At a time when the world’s democracies are on a back foot against a pandemic and creeping authoritarianism, a new study finds hope in Latin America. The reason is a surprising exception in the region’s political landscape, CS Monitor reports:
Latin America’s second-smallest country, Uruguay, remains a vibrant democracy in a continent still prone to the force of autocratic, populist leaders. That country’s people show a growing trust in stable democratic institutions relatively free of corruption….Uruguay ranked highest in protecting judicial independence, upholding strong democratic processes, and encouraging robust investigative journalism.
“Corruption has historically been a hurdle for Latin America, undermining growth, democracy and governance, and violating the rights of millions,” states the report, “The 2020 Capacity to Combat Corruption Index.”
If the Covid-19 crisis is short and economic life resumes, democracy may not be damaged, says a leading analyst. Indeed, it may come out of the crisis stronger than before. If the economic crisis lasts and results in frightening hardship, then the 1930’s should warn us that democratic collapse might become possible. Yet we should not assume that economic dislocation will necessarily precipitate democratic collapse, argues Central European University’s Michael Ignatieff (above).
The present populist revolt targets two ideals that lie at the heart of liberal democracy— representative government and the rule of law. As Müller and Mudde & Kaltwasser have cogently explained, populists pit the popular sovereignty of ‘the people’ against the rule of the ‘establishment’, controlled by ‘self-serving’ elites who administer the rule of law and run representative liberal institutions. There is nothing new about such challenges from below, he writes in Democracy Versus Democracy: The Populist Challenge to Liberal Democracy:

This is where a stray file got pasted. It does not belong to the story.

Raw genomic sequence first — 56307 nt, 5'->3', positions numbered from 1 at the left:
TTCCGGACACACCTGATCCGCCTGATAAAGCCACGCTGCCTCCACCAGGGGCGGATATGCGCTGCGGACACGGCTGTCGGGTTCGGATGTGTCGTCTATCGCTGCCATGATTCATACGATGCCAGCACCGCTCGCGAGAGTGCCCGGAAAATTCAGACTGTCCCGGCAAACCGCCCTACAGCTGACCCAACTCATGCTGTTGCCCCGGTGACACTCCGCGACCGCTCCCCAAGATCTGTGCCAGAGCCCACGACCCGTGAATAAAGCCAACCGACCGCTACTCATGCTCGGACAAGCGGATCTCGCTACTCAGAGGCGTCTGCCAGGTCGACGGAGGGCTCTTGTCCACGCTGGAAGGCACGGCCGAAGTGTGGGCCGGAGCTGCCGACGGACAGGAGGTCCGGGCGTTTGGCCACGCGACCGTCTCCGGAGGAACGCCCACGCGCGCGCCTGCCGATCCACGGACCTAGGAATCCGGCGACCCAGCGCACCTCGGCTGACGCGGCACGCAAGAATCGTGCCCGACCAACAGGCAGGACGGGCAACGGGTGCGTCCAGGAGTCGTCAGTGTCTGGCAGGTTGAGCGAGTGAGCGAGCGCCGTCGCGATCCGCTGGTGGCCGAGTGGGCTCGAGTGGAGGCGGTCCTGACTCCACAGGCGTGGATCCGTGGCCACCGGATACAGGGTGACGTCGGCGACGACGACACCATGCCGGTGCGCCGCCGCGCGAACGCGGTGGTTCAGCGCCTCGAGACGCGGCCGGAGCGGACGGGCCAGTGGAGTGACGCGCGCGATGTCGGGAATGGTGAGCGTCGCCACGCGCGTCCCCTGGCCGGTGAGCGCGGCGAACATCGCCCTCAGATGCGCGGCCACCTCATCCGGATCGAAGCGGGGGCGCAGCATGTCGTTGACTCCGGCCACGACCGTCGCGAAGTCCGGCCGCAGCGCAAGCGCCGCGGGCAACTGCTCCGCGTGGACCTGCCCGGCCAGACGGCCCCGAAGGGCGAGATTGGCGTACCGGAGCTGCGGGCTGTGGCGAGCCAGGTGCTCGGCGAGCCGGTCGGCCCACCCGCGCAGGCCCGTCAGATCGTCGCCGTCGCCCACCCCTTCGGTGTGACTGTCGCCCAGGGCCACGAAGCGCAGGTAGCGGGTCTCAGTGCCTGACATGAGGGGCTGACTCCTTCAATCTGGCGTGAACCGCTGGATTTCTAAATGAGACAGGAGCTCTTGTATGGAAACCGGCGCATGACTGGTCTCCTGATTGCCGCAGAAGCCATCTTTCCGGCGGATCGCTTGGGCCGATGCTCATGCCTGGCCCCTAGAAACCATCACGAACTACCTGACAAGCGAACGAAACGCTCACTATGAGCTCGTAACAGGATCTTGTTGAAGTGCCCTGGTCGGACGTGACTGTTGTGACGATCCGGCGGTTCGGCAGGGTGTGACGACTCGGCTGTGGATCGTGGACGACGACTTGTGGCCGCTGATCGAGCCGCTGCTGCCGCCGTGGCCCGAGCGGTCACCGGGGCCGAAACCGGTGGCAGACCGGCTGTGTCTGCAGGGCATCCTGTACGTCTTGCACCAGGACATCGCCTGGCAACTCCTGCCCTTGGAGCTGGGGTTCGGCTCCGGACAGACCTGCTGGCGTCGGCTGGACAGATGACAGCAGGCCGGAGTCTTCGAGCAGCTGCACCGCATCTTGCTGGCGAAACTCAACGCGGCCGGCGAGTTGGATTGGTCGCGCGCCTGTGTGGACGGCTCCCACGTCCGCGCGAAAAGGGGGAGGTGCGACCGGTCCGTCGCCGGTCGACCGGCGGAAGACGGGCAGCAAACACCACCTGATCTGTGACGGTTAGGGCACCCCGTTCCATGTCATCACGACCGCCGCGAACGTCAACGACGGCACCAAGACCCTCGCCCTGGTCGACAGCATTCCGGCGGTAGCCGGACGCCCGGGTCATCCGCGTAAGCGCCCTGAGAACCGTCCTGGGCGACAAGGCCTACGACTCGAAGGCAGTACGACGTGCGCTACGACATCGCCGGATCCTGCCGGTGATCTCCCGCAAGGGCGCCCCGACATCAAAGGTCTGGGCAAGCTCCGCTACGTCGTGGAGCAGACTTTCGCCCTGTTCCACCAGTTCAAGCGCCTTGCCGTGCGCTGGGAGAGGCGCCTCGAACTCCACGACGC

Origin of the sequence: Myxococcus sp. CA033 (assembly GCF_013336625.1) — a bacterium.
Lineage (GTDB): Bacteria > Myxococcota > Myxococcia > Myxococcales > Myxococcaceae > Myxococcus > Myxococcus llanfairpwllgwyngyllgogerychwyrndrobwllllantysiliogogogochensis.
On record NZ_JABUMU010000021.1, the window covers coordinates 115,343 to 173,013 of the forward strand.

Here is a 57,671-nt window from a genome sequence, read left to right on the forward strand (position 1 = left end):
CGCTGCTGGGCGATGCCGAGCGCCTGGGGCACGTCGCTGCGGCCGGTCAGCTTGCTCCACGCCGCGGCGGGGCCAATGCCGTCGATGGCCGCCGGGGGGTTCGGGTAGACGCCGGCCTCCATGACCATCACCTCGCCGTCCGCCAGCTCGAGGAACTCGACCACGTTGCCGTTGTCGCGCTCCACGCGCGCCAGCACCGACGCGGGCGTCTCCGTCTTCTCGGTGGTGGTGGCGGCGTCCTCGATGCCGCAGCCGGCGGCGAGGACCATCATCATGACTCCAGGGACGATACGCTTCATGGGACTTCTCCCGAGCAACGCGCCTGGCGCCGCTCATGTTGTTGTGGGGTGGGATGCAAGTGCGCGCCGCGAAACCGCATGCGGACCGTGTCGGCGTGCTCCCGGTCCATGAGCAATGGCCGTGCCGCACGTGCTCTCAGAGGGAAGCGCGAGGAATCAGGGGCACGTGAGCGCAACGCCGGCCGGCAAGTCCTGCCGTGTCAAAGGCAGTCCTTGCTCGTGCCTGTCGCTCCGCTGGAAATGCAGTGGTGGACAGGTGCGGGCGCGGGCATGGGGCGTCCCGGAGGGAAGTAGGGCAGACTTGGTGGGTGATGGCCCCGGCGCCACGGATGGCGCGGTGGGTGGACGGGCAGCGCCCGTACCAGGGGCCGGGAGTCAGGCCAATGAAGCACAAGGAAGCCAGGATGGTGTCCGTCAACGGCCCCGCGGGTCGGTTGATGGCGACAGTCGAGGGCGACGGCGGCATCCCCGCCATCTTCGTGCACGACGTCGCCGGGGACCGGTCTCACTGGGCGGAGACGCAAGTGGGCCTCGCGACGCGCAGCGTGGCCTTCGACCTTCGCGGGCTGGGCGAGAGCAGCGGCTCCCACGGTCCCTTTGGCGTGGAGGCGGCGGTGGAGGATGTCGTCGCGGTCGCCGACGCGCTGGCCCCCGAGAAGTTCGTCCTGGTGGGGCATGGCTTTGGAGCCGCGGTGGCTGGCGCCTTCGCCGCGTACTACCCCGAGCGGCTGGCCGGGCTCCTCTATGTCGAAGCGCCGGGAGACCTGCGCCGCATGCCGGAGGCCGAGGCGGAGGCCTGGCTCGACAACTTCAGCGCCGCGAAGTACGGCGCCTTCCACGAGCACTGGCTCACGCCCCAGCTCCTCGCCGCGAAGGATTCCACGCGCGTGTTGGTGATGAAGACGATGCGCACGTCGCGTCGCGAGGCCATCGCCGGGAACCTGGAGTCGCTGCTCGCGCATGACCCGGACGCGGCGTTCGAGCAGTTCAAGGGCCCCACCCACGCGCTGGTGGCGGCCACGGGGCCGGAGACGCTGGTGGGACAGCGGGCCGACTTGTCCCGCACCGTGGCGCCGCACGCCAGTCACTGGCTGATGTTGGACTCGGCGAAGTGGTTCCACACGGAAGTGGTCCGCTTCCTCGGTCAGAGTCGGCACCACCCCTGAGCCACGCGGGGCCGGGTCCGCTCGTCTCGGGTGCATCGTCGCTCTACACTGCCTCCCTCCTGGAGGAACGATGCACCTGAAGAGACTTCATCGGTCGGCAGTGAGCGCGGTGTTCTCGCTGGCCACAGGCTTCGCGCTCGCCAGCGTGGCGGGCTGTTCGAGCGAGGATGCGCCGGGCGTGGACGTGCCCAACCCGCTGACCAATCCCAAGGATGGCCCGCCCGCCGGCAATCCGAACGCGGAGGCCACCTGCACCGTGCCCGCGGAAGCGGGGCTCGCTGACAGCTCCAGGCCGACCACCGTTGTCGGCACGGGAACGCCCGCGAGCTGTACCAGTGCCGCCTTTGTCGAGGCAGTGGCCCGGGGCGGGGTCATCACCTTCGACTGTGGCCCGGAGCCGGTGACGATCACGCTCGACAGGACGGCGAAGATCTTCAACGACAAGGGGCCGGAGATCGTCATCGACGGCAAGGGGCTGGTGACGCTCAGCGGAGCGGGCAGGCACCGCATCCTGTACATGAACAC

The populist uprisings trigger arguments that are intrinsic to democratic life: what democracy is, who should rule, and why they should rule. They remind us that it is not the task of democracy to resolve these debates, but to keep them peaceful. While maintaining civility and the pragmatic accommodation of disparate views are highly desirable features of a democracy, they are not necessary – democracies can still function without them. What democracy must avoid is violent civil conflict, political violence and declension into authoritarian rule.
In normal times, the political competition in democratic systems is a competition between adversaries, not a war to the death between enemies. As I have argued in Fire and Ashes, an adversary is an opponent today but a possible ally tomorrow. An enemy can never be an ally, for he wants to destroy you, adds Ignatieff, addressing several of the issues raised in recent editions of the NED’s Journal of Democracy:
The populist revolt against mainstream politics highlights tensions between majority rule and rule of law that are intrinsic to any version of democracy worth defending. Provided – and this is a big if – these questions are debated and resolved within the institutions of democracy itself, then the conflict is not a negative phenomenon, but a positive one, a sign of the inherent vitality of democracy. The real threat to democracy comes only when executive power – such as is the case in Hungary – sets out to weaken the courts, the media, the universities, indeed, all the counter-majoritarian institutions of a society. Then, but only then, does authoritarian populist majoritarianism set a country on the path to a single party state and exit from democracy itself.